I never felt a need to stick with the status quo—while growing up, I didn’t have many role models in technology, but being different didn’t discourage me. Without role models, women and minorities often choose not to go into the STEM fields (science, technology, engineering and math) and it is costing us in many ways. But I’ve found myself in a very rewarding, technologically oriented career. Maybe it’s been the ambition gene in me that made it possible. Maybe it’s been my good fortune to have seen a few encouraging sparks along the way.
Let me explain. I grew up in Iowa, the only kid in the area with a Hispanic last name. My fascination with math and science also seemed to be unusual. I was the only student in my high school class to take four years of both math and science courses. I may have been an outlier, but I never felt like one.
I was fortunate to have loving parents. My father, who came from a blue-collar background, saw the value of a good education. He was my biggest advocate. My parents weren’t engineers, but they made it clear that I could be one. And so the sparks flew.
School always came easily for me, but another spark for me was when I was accepted into a gifted and talented program. I started learning computer programming and went on mock archaeological digs. The world of science kept expanding for me and its opportunities seemed endless.
My family often drove to Florida when I was a kid, to a town not far from the Kennedy Space Center. I spent hours looking out the window as the landscape flew by, pondering how something that looked as simple as a space shuttle tile could have needed such careful design by engineers. While I was a senior in high school, my parents moved to Florida’s Space Coast, and I got to see actual rocket launches. The sight of a ship lighting up the night sky like a giant Roman candle, and the delayed rumble of the Earth as the rocket vanishes into the distance—that sticks with you.
I had many interests in high school, but I knew science was for me. Then, when I was thinking about where to go to college, a friend told me his brother was applying to a school called MIT. I’d never heard of it, but I figured that if he could apply, I could too.
A few months later a letter arrived in the mail—I got in. I majored in aerospace engineering. There were certainly times when I was barely treading water. Luckily, I found and joined a network of women on campus who met weekly to support each other.
Throughout my career, seemingly unrelated sparks have propelled me. They sent me on a path I might not otherwise have thought possible. After college I was given an opportunity to help make rocket launches possible. I went to work in Houston, at NASA’s Johnson Space Center, as a space shuttle propulsion engineer in Mission Control. I helped American astronauts service the Hubble Space Telescope, meet with Russian cosmonauts on the Mir space station, and execute more than 15 other missions. Today I’m the chief information officer of a private investment firm in New York, and the technological and leadership skills needed are remarkably similar.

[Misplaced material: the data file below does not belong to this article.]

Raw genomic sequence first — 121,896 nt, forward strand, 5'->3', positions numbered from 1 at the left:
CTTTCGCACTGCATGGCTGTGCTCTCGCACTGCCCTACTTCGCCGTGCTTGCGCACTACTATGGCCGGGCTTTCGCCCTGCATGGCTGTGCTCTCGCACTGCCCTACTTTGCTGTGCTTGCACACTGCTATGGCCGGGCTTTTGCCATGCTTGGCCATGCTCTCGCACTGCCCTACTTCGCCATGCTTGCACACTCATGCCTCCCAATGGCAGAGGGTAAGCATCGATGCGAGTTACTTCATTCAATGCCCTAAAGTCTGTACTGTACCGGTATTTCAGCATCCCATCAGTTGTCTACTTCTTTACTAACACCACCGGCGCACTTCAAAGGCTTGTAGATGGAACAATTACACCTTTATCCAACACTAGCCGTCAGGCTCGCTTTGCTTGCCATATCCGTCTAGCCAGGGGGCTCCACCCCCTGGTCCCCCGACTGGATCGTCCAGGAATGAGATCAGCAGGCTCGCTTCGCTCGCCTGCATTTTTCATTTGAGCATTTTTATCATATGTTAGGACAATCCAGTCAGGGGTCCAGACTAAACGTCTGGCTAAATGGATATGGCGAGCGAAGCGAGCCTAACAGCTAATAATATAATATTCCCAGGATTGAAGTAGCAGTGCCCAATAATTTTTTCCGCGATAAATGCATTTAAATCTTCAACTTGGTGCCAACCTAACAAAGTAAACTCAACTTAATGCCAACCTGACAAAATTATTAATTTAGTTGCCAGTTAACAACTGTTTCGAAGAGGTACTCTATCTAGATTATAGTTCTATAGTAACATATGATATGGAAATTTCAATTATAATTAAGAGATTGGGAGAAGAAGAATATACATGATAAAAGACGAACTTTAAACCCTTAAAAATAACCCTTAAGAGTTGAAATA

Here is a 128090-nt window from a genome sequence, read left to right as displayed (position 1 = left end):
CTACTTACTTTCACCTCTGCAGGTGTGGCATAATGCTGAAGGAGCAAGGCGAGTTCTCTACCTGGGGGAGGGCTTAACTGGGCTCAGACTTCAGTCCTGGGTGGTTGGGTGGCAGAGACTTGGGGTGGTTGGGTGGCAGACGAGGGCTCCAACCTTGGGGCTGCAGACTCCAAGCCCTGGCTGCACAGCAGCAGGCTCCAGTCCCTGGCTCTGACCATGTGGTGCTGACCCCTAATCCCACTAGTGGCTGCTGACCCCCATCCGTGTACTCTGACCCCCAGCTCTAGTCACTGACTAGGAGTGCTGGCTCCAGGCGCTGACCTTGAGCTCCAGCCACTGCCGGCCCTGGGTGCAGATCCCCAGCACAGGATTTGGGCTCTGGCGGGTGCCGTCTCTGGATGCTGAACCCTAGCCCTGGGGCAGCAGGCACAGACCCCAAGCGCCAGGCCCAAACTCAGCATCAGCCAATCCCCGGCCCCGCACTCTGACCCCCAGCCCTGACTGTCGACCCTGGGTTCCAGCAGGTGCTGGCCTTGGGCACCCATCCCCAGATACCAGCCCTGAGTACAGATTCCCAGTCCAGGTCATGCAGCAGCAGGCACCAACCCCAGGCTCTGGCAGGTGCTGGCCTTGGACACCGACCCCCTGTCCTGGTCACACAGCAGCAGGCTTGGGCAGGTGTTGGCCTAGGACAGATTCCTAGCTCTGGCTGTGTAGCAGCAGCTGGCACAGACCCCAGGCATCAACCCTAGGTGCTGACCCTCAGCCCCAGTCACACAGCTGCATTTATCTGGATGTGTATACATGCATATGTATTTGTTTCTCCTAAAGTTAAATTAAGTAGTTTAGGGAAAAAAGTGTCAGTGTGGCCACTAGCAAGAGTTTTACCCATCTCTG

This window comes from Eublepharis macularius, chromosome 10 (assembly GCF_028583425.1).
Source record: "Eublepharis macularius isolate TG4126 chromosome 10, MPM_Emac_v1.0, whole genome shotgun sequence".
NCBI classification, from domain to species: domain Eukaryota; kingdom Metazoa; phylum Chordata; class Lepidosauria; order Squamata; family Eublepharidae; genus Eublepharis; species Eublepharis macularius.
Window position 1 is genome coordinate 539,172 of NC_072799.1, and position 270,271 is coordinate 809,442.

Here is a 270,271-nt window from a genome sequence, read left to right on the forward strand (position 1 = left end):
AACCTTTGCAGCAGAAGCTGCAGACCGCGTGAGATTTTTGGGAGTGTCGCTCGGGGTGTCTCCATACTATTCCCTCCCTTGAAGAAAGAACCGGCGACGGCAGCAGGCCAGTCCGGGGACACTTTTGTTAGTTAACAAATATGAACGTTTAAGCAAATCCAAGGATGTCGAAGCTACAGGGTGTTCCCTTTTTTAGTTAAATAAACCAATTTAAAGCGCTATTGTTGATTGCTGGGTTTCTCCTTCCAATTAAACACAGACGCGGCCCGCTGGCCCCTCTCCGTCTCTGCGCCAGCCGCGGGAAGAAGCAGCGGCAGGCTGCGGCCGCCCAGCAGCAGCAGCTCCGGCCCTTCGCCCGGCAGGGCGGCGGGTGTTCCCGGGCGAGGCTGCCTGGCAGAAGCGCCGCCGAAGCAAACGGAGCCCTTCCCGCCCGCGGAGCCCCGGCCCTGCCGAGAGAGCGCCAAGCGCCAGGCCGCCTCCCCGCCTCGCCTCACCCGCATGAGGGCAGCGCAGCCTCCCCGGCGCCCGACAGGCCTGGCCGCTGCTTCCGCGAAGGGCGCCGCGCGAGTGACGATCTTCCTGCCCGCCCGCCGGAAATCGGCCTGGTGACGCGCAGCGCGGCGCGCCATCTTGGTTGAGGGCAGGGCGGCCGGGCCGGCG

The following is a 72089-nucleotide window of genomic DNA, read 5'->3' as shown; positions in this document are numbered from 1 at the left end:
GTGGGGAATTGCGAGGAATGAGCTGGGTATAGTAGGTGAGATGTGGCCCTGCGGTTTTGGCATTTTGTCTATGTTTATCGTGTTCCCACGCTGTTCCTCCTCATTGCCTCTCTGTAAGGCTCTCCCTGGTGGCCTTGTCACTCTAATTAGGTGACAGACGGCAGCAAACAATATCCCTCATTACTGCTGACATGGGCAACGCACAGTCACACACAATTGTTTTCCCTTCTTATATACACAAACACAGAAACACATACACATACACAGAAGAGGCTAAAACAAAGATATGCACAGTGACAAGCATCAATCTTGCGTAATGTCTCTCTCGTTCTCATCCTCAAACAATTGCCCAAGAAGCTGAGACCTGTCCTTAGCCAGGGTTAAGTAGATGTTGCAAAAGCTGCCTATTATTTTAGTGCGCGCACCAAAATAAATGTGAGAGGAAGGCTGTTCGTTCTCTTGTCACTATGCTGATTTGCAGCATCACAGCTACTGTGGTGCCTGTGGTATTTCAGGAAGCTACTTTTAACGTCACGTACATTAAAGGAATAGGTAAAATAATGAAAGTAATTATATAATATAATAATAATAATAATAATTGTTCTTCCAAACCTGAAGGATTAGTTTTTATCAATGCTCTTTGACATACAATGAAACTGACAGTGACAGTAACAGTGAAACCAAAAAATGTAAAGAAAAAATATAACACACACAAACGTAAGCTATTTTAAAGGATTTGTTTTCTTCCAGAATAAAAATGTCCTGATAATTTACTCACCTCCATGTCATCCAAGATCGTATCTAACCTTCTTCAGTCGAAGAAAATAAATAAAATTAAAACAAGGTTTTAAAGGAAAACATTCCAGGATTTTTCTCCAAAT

I learned a lot, from my parents and from caring friends, about the value of hard work, of not giving up, and of giving back. That’s how I found myself at the Flushing YMCA in New York several months ago, talking to an enthusiastic group of middle school students.
The YMCA of Greater New York has organized what it calls the Y STEM Speakers Bureau, an after-school program in which people with careers like mine can talk with young kids from disadvantaged neighborhoods, showing them where life can lead. I had a great time, meeting the kids, showing them a NASA video and trying to keep up with the torrent of questions that followed.
I told the kids that there’s no single roadmap. My career has taken many turns, none of which I could have planned. At each step I worked hard and I was able to seize new opportunities. Hence my mantra: do the best you can at what you do, and you will be more prepared to take on new opportunities, including unexpected ones. Coincidentally, those opportunities will come your way more often.
Did I turn any of the kids that afternoon toward technical careers? I have no idea, but I hope I set off some sparks, like the ones that lit the path for me.
In my experience, it appears that many girls and young women turn away from STEM careers at one of three junctures. It may happen in elementary school, when they’re interested in the sciences but put off by the idea of studying what they love. They may get to college, where they can find themselves alone among male classmates in any science course. Or they may graduate with a degree in engineering or one of the sciences—a ticket to a very promising career—and later decide it’s not for them.
At the same time, there are tremendous opportunities in science and technology, and the lack of participation of women and minorities in these vital fields is damaging economically. Being an outlier—a woman in a man’s field or a minority in what seems to be a white world—can be hard. Young people may think they lack possibilities. Their parents didn’t go into STEM fields, and neither do their friends. It’s intimidating. Perhaps I was not intimidated because I was used to not fitting the mold.
I want those kids to know that they don’t have to be intimidated. That they can be successful. That they can escape into a new orbit—that they can shoot for the stars.